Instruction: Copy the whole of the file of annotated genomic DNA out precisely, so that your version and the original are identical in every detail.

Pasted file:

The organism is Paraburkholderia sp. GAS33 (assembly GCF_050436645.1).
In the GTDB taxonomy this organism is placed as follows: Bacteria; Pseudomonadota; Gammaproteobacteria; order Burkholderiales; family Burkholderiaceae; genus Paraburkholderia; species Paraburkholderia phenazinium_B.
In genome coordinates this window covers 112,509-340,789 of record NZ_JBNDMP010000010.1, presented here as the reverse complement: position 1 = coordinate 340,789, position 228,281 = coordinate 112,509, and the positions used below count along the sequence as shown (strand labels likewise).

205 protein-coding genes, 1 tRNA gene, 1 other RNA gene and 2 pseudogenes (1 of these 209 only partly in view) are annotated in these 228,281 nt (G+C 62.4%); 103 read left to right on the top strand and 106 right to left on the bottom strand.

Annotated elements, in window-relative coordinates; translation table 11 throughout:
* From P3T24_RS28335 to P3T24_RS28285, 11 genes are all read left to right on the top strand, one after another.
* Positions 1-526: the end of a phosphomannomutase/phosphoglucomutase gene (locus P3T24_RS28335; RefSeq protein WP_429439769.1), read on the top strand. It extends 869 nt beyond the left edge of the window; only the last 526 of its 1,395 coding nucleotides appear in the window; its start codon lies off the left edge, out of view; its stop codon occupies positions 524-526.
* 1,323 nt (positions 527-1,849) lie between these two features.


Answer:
The organism is Paraburkholderia sp. GAS33 (assembly GCF_050436645.1).
In the GTDB taxonomy this organism is placed as follows: Bacteria; Pseudomonadota; Gammaproteobacteria; order Burkholderiales; family Burkholderiaceae; genus Paraburkholderia; species Paraburkholderia phenazinium_B.
In genome coordinates this window covers 112,509-340,789 of record NZ_JBNDMP010000010.1, presented here as the reverse complement: position 1 = coordinate 340,789, position 228,281 = coordinate 112,509, and the positions used below count along the sequence as shown (strand labels likewise).

205 protein-coding genes, 1 tRNA gene, 1 other RNA gene and 2 pseudogenes (1 of these 209 only partly in view) are annotated in these 228,281 nt (G+C 62.4%); 103 read left to right on the top strand and 106 right to left on the bottom strand.

Annotated elements, in window-relative coordinates; translation table 11 throughout:
* From P3T24_RS28335 to P3T24_RS28285, 11 genes are all read left to right on the top strand, one after another.
* Positions 1-526: the end of a phosphomannomutase/phosphoglucomutase gene (locus P3T24_RS28335; RefSeq protein WP_429439769.1), read on the top strand. It extends 869 nt beyond the left edge of the window; only the last 526 of its 1,395 coding nucleotides appear in the window; its start codon lies off the left edge, out of view; its stop codon occupies positions 524-526.
* 1,323 nt (positions 527-1,849) lie between these two features.